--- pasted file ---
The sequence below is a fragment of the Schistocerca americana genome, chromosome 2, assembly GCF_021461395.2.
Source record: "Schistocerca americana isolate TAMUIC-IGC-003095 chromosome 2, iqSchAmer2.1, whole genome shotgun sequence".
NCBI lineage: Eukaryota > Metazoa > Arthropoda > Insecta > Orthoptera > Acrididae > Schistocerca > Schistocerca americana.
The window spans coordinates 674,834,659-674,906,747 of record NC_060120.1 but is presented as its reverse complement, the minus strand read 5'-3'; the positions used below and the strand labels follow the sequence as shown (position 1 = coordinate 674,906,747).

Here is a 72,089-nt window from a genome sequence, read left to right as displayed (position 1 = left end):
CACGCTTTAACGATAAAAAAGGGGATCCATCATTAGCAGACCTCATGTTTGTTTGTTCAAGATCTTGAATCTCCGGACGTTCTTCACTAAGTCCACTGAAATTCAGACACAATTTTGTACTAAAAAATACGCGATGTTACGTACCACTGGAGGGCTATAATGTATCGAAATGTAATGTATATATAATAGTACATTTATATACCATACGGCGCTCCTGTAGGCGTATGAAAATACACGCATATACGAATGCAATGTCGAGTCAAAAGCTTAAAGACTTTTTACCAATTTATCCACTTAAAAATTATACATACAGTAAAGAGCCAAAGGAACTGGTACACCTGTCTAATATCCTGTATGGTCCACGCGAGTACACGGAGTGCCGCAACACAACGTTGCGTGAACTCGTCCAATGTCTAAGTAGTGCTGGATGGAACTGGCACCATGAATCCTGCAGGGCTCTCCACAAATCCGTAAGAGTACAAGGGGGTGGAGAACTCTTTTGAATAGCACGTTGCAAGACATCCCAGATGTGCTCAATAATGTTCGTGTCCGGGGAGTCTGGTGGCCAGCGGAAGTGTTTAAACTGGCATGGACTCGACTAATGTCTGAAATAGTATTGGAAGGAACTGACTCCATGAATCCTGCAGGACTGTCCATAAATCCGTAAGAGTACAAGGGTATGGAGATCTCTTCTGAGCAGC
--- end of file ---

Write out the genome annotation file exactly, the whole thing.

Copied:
The sequence below is a fragment of the Schistocerca americana genome, chromosome 2, assembly GCF_021461395.2.
Source record: "Schistocerca americana isolate TAMUIC-IGC-003095 chromosome 2, iqSchAmer2.1, whole genome shotgun sequence".
NCBI lineage: Eukaryota > Metazoa > Arthropoda > Insecta > Orthoptera > Acrididae > Schistocerca > Schistocerca americana.
The window spans coordinates 674,834,659-674,906,747 of record NC_060120.1 but is presented as its reverse complement, the minus strand read 5'-3'; the positions used below and the strand labels follow the sequence as shown (position 1 = coordinate 674,906,747).

Here is a 72,089-nt window from a genome sequence, read left to right as displayed (position 1 = left end):
CACGCTTTAACGATAAAAAAGGGGATCCATCATTAGCAGACCTCATGTTTGTTTGTTCAAGATCTTGAATCTCCGGACGTTCTTCACTAAGTCCACTGAAATTCAGACACAATTTTGTACTAAAAAATACGCGATGTTACGTACCACTGGAGGGCTATAATGTATCGAAATGTAATGTATATATAATAGTACATTTATATACCATACGGCGCTCCTGTAGGCGTATGAAAATACACGCATATACGAATGCAATGTCGAGTCAAAAGCTTAAAGACTTTTTACCAATTTATCCACTTAAAAATTATACATACAGTAAAGAGCCAAAGGAACTGGTACACCTGTCTAATATCCTGTATGGTCCACGCGAGTACACGGAGTGCCGCAACACAACGTTGCGTGAACTCGTCCAATGTCTAAGTAGTGCTGGATGGAACTGGCACCATGAATCCTGCAGGGCTCTCCACAAATCCGTAAGAGTACAAGGGGGTGGAGAACTCTTTTGAATAGCACGTTGCAAGACATCCCAGATGTGCTCAATAATGTTCGTGTCCGGGGAGTCTGGTGGCCAGCGGAAGTGTTTAAACTGGCATGGACTCGACTAATGTCTGAAATAGTATTGGAAGGAACTGACTCCATGAATCCTGCAGGACTGTCCATAAATCCGTAAGAGTACAAGGGTATGGAGATCTCTTCTGAGCAGC